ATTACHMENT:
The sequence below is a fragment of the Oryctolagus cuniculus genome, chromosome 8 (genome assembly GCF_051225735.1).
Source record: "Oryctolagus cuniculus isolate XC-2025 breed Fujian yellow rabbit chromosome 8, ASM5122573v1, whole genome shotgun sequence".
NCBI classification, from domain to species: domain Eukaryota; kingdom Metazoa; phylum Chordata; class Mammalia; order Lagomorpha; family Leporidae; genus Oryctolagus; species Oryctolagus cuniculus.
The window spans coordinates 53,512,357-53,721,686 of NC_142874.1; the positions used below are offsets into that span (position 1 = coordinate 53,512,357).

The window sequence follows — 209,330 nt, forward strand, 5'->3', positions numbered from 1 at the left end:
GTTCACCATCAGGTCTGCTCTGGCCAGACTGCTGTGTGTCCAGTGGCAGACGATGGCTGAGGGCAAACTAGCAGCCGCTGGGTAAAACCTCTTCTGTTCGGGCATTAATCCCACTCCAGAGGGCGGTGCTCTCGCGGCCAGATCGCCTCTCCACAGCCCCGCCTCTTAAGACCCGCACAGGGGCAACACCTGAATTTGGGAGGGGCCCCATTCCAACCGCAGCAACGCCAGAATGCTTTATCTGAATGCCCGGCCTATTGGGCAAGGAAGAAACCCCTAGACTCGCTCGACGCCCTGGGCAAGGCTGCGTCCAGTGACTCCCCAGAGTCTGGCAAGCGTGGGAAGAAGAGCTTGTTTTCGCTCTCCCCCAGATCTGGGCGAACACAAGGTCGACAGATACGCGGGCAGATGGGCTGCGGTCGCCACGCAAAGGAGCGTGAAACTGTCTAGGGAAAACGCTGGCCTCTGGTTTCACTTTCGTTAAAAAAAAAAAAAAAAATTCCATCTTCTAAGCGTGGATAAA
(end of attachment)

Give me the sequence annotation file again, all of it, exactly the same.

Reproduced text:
The sequence below is a fragment of the Oryctolagus cuniculus genome, chromosome 8 (genome assembly GCF_051225735.1).
Source record: "Oryctolagus cuniculus isolate XC-2025 breed Fujian yellow rabbit chromosome 8, ASM5122573v1, whole genome shotgun sequence".
NCBI classification, from domain to species: domain Eukaryota; kingdom Metazoa; phylum Chordata; class Mammalia; order Lagomorpha; family Leporidae; genus Oryctolagus; species Oryctolagus cuniculus.
The window spans coordinates 53,512,357-53,721,686 of NC_142874.1; the positions used below are offsets into that span (position 1 = coordinate 53,512,357).

The window sequence follows — 209,330 nt, forward strand, 5'->3', positions numbered from 1 at the left end:
GTTCACCATCAGGTCTGCTCTGGCCAGACTGCTGTGTGTCCAGTGGCAGACGATGGCTGAGGGCAAACTAGCAGCCGCTGGGTAAAACCTCTTCTGTTCGGGCATTAATCCCACTCCAGAGGGCGGTGCTCTCGCGGCCAGATCGCCTCTCCACAGCCCCGCCTCTTAAGACCCGCACAGGGGCAACACCTGAATTTGGGAGGGGCCCCATTCCAACCGCAGCAACGCCAGAATGCTTTATCTGAATGCCCGGCCTATTGGGCAAGGAAGAAACCCCTAGACTCGCTCGACGCCCTGGGCAAGGCTGCGTCCAGTGACTCCCCAGAGTCTGGCAAGCGTGGGAAGAAGAGCTTGTTTTCGCTCTCCCCCAGATCTGGGCGAACACAAGGTCGACAGATACGCGGGCAGATGGGCTGCGGTCGCCACGCAAAGGAGCGTGAAACTGTCTAGGGAAAACGCTGGCCTCTGGTTTCACTTTCGTTAAAAAAAAAAAAAAAAATTCCATCTTCTAAGCGTGGATAAA